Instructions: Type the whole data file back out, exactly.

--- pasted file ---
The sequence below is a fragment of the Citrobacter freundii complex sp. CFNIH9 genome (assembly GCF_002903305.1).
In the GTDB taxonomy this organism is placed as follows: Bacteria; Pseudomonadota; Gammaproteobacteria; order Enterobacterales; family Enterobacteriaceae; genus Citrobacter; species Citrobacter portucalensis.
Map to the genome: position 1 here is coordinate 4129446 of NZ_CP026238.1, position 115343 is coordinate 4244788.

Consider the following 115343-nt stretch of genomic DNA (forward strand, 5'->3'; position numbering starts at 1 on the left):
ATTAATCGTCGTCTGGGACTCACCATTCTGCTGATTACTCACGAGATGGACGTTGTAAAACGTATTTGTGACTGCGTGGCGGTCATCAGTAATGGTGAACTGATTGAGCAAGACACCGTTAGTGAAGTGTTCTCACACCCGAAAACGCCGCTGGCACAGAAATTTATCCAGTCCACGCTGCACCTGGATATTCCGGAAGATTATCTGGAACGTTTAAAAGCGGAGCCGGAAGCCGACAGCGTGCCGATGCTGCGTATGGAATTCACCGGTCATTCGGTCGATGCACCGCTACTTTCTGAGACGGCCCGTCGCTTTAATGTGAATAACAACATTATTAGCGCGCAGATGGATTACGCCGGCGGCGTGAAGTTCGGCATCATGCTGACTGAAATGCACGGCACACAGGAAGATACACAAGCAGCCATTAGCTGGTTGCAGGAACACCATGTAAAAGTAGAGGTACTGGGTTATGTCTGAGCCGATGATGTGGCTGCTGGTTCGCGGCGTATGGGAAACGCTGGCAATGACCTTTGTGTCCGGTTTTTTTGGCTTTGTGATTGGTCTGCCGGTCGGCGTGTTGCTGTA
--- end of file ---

The sequence below is a fragment of the Citrobacter freundii complex sp. CFNIH9 genome (assembly GCF_002903305.1).
In the GTDB taxonomy this organism is placed as follows: Bacteria; Pseudomonadota; Gammaproteobacteria; order Enterobacterales; family Enterobacteriaceae; genus Citrobacter; species Citrobacter portucalensis.
Map to the genome: position 1 here is coordinate 4129446 of NZ_CP026238.1, position 115343 is coordinate 4244788.

Consider the following 115343-nt stretch of genomic DNA (forward strand, 5'->3'; position numbering starts at 1 on the left):
ATTAATCGTCGTCTGGGACTCACCATTCTGCTGATTACTCACGAGATGGACGTTGTAAAACGTATTTGTGACTGCGTGGCGGTCATCAGTAATGGTGAACTGATTGAGCAAGACACCGTTAGTGAAGTGTTCTCACACCCGAAAACGCCGCTGGCACAGAAATTTATCCAGTCCACGCTGCACCTGGATATTCCGGAAGATTATCTGGAACGTTTAAAAGCGGAGCCGGAAGCCGACAGCGTGCCGATGCTGCGTATGGAATTCACCGGTCATTCGGTCGATGCACCGCTACTTTCTGAGACGGCCCGTCGCTTTAATGTGAATAACAACATTATTAGCGCGCAGATGGATTACGCCGGCGGCGTGAAGTTCGGCATCATGCTGACTGAAATGCACGGCACACAGGAAGATACACAAGCAGCCATTAGCTGGTTGCAGGAACACCATGTAAAAGTAGAGGTACTGGGTTATGTCTGAGCCGATGATGTGGCTGCTGGTTCGCGGCGTATGGGAAACGCTGGCAATGACCTTTGTGTCCGGTTTTTTTGGCTTTGTGATTGGTCTGCCGGTCGGCGTGTTGCTGTA